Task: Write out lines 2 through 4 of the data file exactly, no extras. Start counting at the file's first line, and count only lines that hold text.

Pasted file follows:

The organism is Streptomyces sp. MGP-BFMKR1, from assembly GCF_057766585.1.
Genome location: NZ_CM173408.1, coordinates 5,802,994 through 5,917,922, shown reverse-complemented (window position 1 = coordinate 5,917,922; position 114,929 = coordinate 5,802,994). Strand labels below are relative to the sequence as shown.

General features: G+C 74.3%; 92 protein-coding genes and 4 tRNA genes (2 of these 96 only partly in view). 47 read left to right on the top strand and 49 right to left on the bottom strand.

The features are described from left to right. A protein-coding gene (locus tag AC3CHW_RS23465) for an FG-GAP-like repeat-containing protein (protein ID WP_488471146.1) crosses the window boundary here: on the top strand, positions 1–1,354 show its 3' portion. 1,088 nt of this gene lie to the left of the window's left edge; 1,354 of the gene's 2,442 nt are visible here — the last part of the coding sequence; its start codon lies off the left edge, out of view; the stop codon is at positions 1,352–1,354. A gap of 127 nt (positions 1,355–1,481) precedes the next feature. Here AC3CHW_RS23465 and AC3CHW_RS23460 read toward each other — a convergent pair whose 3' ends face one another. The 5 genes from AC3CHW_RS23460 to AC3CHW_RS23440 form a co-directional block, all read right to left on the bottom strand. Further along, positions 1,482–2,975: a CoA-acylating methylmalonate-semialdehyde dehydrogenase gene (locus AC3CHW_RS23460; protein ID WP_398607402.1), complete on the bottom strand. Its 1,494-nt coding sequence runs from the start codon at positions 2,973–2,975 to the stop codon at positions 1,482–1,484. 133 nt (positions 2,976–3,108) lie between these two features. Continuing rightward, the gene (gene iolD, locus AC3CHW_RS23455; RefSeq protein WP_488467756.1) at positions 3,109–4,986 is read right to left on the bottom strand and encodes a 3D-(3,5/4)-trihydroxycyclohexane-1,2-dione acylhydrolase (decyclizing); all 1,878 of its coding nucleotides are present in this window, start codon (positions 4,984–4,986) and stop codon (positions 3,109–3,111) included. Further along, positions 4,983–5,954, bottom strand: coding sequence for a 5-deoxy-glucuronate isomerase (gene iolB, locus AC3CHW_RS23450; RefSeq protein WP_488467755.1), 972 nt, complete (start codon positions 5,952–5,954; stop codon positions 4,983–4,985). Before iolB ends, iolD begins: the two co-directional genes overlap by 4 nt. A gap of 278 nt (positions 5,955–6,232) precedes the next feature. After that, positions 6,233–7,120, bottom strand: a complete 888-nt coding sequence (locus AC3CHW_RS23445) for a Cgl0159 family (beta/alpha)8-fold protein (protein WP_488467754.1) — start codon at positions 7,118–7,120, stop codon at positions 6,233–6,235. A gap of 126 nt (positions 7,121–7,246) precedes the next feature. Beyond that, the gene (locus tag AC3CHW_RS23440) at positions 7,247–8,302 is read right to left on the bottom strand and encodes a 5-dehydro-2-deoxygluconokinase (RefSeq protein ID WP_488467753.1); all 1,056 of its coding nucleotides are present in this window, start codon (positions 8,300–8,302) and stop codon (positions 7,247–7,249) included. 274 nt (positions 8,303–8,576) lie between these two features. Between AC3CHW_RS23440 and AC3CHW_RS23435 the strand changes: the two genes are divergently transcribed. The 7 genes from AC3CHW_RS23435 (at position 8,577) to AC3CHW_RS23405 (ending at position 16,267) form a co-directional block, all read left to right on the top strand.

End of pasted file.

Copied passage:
Genome location: NZ_CM173408.1, coordinates 5,802,994 through 5,917,922, shown reverse-complemented (window position 1 = coordinate 5,917,922; position 114,929 = coordinate 5,802,994). Strand labels below are relative to the sequence as shown.

General features: G+C 74.3%; 92 protein-coding genes and 4 tRNA genes (2 of these 96 only partly in view). 47 read left to right on the top strand and 49 right to left on the bottom strand.

The features are described from left to right. A protein-coding gene (locus tag AC3CHW_RS23465) for an FG-GAP-like repeat-containing protein (protein ID WP_488471146.1) crosses the window boundary here: on the top strand, positions 1–1,354 show its 3' portion. 1,088 nt of this gene lie to the left of the window's left edge; 1,354 of the gene's 2,442 nt are visible here — the last part of the coding sequence; its start codon lies off the left edge, out of view; the stop codon is at positions 1,352–1,354. A gap of 127 nt (positions 1,355–1,481) precedes the next feature. Here AC3CHW_RS23465 and AC3CHW_RS23460 read toward each other — a convergent pair whose 3' ends face one another. The 5 genes from AC3CHW_RS23460 to AC3CHW_RS23440 form a co-directional block, all read right to left on the bottom strand. Further along, positions 1,482–2,975: a CoA-acylating methylmalonate-semialdehyde dehydrogenase gene (locus AC3CHW_RS23460; protein ID WP_398607402.1), complete on the bottom strand. Its 1,494-nt coding sequence runs from the start codon at positions 2,973–2,975 to the stop codon at positions 1,482–1,484. 133 nt (positions 2,976–3,108) lie between these two features. Continuing rightward, the gene (gene iolD, locus AC3CHW_RS23455; RefSeq protein WP_488467756.1) at positions 3,109–4,986 is read right to left on the bottom strand and encodes a 3D-(3,5/4)-trihydroxycyclohexane-1,2-dione acylhydrolase (decyclizing); all 1,878 of its coding nucleotides are present in this window, start codon (positions 4,984–4,986) and stop codon (positions 3,109–3,111) included. Further along, positions 4,983–5,954, bottom strand: coding sequence for a 5-deoxy-glucuronate isomerase (gene iolB, locus AC3CHW_RS23450; RefSeq protein WP_488467755.1), 972 nt, complete (start codon positions 5,952–5,954; stop codon positions 4,983–4,985). Before iolB ends, iolD begins: the two co-directional genes overlap by 4 nt. A gap of 278 nt (positions 5,955–6,232) precedes the next feature. After that, positions 6,233–7,120, bottom strand: a complete 888-nt coding sequence (locus AC3CHW_RS23445) for a Cgl0159 family (beta/alpha)8-fold protein (protein WP_488467754.1) — start codon at positions 7,118–7,120, stop codon at positions 6,233–6,235. A gap of 126 nt (positions 7,121–7,246) precedes the next feature. Beyond that, the gene (locus tag AC3CHW_RS23440) at positions 7,247–8,302 is read right to left on the bottom strand and encodes a 5-dehydro-2-deoxygluconokinase (RefSeq protein ID WP_488467753.1); all 1,056 of its coding nucleotides are present in this window, start codon (positions 8,300–8,302) and stop codon (positions 7,247–7,249) included. 274 nt (positions 8,303–8,576) lie between these two features. Between AC3CHW_RS23440 and AC3CHW_RS23435 the strand changes: the two genes are divergently transcribed. The 7 genes from AC3CHW_RS23435 (at position 8,577) to AC3CHW_RS23405 (ending at position 16,267) form a co-directional block, all read left to right on the top strand.